Carpal Tunnel Syndrome (CTS) is a set of signs and symptoms caused by pressure on the median nerve as it passes through the carpal tunnel.
The carpal tunnel is located at the base of the hand – it is the narrowing at the wrist formed by the carpal bones and the transverse carpal ligament (also called the flexor retinaculum).
CTS, is the most commonly diagnosed peripheral nerve compression syndrome and is an occupational hazard for anybody performing repetitive tasks with their hands for several hours each day. This includes those who use tools, computers, or machines.
The median nerve supplies sensation to the thumb, index, middle and lateral aspect of the ring finger.
Symptoms can include pain, loss of sensation and loss of grip strength in the affected part of the hand. The classic, tell-tale sign is waking up during the night with a numb hand. It’s common to compress the median nerve when sleeping, if the wrist is flexed – often sufferers will wear a splint at night to keep their wrist in a neutral angle.
The severity of the symptoms can vary and will gradually worsen if the factors which are causing it continue to be an issue. Prolonged compression of the nerve will eventually lead to muscle wasting.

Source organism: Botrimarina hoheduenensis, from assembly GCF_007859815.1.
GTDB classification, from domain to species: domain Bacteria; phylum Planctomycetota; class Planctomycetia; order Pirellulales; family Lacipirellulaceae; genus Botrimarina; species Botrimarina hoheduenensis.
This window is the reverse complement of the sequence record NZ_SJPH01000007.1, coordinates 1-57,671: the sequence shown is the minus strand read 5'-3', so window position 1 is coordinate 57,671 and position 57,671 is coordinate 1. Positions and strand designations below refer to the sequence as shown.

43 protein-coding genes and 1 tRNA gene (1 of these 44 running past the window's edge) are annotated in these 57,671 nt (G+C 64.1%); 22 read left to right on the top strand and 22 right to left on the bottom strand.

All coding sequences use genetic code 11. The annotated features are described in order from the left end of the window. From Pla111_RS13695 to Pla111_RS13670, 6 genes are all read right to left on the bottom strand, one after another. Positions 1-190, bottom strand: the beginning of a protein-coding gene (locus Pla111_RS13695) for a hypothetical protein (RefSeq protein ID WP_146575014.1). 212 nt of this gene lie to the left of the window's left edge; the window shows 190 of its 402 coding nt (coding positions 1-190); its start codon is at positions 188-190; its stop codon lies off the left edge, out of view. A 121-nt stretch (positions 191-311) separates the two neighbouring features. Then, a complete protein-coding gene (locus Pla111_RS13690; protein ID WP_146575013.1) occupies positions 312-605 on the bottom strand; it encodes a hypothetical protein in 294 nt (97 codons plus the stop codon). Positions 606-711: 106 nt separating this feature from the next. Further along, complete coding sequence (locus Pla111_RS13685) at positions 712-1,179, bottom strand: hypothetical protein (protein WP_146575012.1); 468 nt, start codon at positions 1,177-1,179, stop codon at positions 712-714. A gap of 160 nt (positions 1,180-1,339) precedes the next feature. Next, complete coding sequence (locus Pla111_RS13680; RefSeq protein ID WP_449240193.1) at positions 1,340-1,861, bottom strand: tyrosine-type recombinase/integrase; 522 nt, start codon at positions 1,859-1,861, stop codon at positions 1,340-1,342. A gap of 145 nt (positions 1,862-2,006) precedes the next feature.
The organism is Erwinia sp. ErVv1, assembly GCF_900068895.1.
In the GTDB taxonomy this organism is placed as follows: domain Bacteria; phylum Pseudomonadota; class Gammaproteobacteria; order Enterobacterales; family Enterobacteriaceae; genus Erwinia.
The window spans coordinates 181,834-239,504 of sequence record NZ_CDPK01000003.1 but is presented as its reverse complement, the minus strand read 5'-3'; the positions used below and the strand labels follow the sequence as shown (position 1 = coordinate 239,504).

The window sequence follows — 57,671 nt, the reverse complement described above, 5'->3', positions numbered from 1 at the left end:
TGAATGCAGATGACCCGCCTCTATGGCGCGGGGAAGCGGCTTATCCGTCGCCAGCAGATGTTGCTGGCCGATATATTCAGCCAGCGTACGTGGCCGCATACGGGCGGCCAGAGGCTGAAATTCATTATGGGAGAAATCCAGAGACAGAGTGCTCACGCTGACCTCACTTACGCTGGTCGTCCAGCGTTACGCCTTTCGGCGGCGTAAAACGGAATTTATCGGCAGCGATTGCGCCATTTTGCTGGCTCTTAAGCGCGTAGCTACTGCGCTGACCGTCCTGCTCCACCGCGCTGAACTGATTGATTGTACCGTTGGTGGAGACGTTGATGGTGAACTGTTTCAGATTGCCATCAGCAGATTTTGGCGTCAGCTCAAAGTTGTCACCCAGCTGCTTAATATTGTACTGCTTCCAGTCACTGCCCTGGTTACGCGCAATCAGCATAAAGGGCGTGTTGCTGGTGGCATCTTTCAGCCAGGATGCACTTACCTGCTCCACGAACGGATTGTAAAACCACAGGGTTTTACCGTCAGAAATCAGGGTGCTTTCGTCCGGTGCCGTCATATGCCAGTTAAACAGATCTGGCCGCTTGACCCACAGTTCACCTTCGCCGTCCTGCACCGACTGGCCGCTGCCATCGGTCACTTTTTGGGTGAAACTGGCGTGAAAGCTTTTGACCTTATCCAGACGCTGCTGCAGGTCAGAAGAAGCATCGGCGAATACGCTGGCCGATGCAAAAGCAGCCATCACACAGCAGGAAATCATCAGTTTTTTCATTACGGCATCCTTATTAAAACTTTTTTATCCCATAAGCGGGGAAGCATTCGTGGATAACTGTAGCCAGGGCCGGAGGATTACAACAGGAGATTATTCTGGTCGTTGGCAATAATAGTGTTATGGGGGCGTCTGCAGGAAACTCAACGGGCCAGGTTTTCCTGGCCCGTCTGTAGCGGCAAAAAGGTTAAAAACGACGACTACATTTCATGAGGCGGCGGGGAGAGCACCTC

- Stretching and exercises to mobilize wrist tendons
- Use of a splint to maintain neutral wrist position
- Corticosteroid injections to reduce inflammation
- Medications for pain and inflammation
- Complementary medicine, e.g. remedial massage, acupuncture etc
- Surgery – cutting the flexor retinaculum to relieve the pressure on the nerve
CTS is just one of several nerve entrapment syndromes that can produce symptoms in the hand, therefore it can be difficult to make a definitive diagnosis. The signs and symptoms could be coming from other sources or could be a combination of problems.
Massage can play a valuable role in the management of CTS by addressing all of the muscles and soft tissues that may be compressing the median nerve.
Done correctly, massage has been shown to improve CTS symptoms, and specific work on the entire median nerve territory (shoulder – hand) may provide relief by helping to decompress the nerve.
Remedial massage treatments focus on techniques to the wrist and finger flexor muscles, and address the neck and upper extremity including the scalenes, pectoralis minor, biceps brachii, coracobrachialis and pronator teres. Goals include reducing swelling, fascial restrictions, trigger points, adhesions and muscle hypertonicity.
Your MT can also provide advice on safe and effective remedial exercises including which muscles to strengthen and which to stretch and appropriate posture when preforming activities that aggravate the condition.
Werner, R. (2013). A massage therapist’s guide to pathology (5th ed.). Wolters Kluwer Health/Lippincott Williams & Wilkins.
Lowe, W. (2006). Orthopedic assessment in massage therapy. Daviau Scott.